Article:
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Why the Apple HomePod Fails to Deliver on Smart Speaker Expectations

In the past month, there have been two reports about ex-Apple employees expressing their dissatisfaction with Siri, calling the personal assistant “clunky” and underwhelming. However, this is not a new issue, as Siri has been criticized since its launch. The strange thing is that what makes Siri unique, its focus on privacy and processing requests directly on the device, is also what makes it fall behind its competitors.

Apple’s commitment to keeping user data private means that Siri does not access the internet to perform tasks. This means that when you ask Siri to play a song on Apple Music, your data is not sent to advertisers or social media platforms. While this is commendable, users are getting tired of Siri, especially when using the HomePod.

HomePod highlights how poorly Siri represents Apple

In 2017, Apple released the HomePod, which was later discontinued, and the company shifted its focus to the mini version. However, Apple has now introduced a second iteration of the original HomePod, with a fuller sound. While I have not yet had the opportunity to try it out, there are still some issues that make my experience with a pair of HomePod minis and a single original HomePod worse than ever.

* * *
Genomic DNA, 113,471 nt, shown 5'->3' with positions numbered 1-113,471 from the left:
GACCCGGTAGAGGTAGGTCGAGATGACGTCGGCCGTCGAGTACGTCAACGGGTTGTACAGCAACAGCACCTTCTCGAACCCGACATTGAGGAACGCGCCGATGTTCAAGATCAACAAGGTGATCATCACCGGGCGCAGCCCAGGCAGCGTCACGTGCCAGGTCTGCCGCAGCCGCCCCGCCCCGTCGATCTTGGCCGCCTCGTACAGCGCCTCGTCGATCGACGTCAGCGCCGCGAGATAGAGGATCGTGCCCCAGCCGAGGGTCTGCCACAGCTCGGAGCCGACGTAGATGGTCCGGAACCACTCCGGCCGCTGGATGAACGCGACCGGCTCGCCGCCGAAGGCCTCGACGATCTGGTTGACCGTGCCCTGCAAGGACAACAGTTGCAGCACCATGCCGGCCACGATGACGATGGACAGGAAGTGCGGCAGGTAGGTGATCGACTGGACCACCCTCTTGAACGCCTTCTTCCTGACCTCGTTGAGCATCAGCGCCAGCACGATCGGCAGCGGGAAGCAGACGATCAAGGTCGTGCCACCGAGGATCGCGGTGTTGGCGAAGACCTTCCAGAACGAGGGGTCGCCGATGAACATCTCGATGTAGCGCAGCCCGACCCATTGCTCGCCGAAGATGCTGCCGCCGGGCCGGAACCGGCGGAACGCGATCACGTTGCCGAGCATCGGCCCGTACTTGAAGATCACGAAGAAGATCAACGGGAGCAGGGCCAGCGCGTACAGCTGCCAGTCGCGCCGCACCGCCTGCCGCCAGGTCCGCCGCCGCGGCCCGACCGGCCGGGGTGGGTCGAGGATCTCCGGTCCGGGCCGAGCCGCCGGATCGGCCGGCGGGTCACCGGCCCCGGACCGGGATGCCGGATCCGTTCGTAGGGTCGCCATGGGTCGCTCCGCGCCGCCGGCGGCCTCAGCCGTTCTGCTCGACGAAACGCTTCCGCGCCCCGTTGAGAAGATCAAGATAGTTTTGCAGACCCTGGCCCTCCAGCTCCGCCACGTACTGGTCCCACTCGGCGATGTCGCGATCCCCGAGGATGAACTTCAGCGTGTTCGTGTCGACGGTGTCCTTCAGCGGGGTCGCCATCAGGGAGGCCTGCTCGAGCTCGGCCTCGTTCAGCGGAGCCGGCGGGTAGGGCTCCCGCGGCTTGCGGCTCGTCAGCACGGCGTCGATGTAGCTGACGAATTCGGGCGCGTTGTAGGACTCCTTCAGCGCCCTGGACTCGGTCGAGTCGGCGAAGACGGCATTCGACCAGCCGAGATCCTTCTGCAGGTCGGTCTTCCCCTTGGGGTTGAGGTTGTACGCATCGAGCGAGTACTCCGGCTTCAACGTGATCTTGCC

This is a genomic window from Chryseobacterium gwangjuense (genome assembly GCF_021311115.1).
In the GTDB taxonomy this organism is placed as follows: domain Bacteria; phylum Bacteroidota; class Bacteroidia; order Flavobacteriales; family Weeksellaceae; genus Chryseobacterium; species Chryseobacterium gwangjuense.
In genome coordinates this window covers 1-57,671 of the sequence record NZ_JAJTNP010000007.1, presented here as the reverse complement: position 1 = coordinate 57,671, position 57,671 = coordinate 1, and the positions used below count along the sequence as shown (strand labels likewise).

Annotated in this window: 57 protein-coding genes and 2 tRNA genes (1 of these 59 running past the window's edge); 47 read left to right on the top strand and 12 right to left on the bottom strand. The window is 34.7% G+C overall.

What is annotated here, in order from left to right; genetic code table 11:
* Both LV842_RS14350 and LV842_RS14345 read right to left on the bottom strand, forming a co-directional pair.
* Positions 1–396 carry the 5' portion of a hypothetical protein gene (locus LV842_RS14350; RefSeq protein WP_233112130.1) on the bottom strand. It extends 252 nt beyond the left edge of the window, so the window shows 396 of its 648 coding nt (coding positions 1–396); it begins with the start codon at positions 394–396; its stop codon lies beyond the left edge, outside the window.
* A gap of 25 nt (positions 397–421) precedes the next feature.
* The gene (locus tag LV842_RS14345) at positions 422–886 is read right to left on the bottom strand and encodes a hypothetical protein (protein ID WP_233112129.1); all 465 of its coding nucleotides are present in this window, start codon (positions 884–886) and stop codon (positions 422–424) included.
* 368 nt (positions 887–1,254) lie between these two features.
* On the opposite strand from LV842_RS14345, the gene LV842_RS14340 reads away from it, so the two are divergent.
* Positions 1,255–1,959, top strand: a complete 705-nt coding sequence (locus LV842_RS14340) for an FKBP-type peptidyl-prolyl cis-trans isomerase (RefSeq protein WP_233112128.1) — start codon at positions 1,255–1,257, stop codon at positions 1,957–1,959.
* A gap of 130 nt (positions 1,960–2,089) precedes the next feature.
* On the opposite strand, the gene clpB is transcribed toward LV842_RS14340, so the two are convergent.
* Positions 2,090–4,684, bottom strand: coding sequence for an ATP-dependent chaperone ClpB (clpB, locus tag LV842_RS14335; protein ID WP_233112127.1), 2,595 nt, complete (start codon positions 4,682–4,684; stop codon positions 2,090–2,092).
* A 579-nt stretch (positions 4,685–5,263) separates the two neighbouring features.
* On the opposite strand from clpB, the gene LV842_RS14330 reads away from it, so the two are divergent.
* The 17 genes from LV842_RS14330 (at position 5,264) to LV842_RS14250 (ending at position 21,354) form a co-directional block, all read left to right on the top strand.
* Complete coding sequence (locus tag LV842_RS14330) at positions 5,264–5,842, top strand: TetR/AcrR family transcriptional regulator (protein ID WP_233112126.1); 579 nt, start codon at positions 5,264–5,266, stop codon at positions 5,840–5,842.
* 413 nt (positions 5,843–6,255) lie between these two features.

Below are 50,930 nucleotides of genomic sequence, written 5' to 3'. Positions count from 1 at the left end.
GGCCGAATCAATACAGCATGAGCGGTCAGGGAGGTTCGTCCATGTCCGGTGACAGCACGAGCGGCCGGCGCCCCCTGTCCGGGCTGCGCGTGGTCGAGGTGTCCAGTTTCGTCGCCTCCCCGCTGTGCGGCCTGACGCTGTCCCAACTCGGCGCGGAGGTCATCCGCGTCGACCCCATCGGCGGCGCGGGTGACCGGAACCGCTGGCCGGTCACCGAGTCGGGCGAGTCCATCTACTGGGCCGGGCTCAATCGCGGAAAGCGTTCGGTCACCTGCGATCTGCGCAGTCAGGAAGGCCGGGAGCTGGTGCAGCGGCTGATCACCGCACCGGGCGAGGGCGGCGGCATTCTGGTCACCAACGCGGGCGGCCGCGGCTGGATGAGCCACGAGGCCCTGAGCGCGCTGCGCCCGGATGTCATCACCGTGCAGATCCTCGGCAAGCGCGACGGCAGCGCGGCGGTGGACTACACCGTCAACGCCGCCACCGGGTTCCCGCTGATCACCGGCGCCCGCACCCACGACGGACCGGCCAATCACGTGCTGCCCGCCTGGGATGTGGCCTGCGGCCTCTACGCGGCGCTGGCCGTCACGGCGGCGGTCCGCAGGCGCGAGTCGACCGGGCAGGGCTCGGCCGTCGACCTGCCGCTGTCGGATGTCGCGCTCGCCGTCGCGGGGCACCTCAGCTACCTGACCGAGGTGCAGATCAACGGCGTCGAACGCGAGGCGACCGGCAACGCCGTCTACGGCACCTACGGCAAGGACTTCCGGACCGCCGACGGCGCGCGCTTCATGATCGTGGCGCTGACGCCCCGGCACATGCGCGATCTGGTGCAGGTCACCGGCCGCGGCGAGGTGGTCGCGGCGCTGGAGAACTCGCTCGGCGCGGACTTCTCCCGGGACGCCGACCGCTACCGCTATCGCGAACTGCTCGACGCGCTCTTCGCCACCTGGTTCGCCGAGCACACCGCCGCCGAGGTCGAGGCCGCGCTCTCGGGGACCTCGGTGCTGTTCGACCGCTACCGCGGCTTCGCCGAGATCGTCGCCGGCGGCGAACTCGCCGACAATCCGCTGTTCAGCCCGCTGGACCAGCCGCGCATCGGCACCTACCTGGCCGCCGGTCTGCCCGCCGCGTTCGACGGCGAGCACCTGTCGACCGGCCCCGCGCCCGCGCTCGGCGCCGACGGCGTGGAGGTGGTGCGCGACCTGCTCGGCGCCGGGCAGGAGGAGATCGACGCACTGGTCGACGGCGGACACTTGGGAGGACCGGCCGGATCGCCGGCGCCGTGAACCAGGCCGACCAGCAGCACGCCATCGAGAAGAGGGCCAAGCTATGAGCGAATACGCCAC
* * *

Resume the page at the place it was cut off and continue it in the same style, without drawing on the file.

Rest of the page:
For instance, I once asked Siri on HomePod to check the weather, saying, “Hey Siri, is it going to rain?” Siri replied, “Yes, it appears to be raining,” even though there were no clouds in the sky. The personal assistant’s performance becomes more complicated when asked to perform basic tasks with the Apple TV.

When I ask Siri to pause a TV show, the personal assistant responds with, “There’s nothing playing right now,” or “I’m having trouble connecting to the internet,” when I ask it to turn off the TV. These issues become increasingly strange, such as when I asked Siri to add eggs to a list, and it said it couldn’t find eggs on Apple Music. Apple has been addressing these bugs with updates, but it seems like for every bug they fix, several more emerge. Furthermore, Siri lacks multi-language support, which is a significant disadvantage for those who appreciate songs, movies, or books that aren’t in their native language.

While Alexa and Google Assistant can identify commands in English with foreign songs, Siri struggles in this regard. This could be why, despite being on the market for almost six years, the HomePod is only available in a few markets. Unless you’re an American who only uses English and doesn’t care about non-English content, Siri can be a frustrating experience.


There are numerous issues with Siri and the HomePod that users face and compared to Amazon or Google, Apple charges two to three times more for its products. It raises the question of what the point of a smart speaker is if it’s not smart. Will Apple ever address these complaints?

Recent reports indicate that even Apple doesn’t know how to fix Siri. I wonder if Apple should admit its failure and follow Samsung’s lead with Bixby and pretend it never existed. One thing is for sure if Apple doesn’t address the issues with Siri, it will continue to hurt its business. In a few months, people may start saying, “Apple’s Mixed Reality headset shows everything wrong with Siri.” We’ll have to wait and see.

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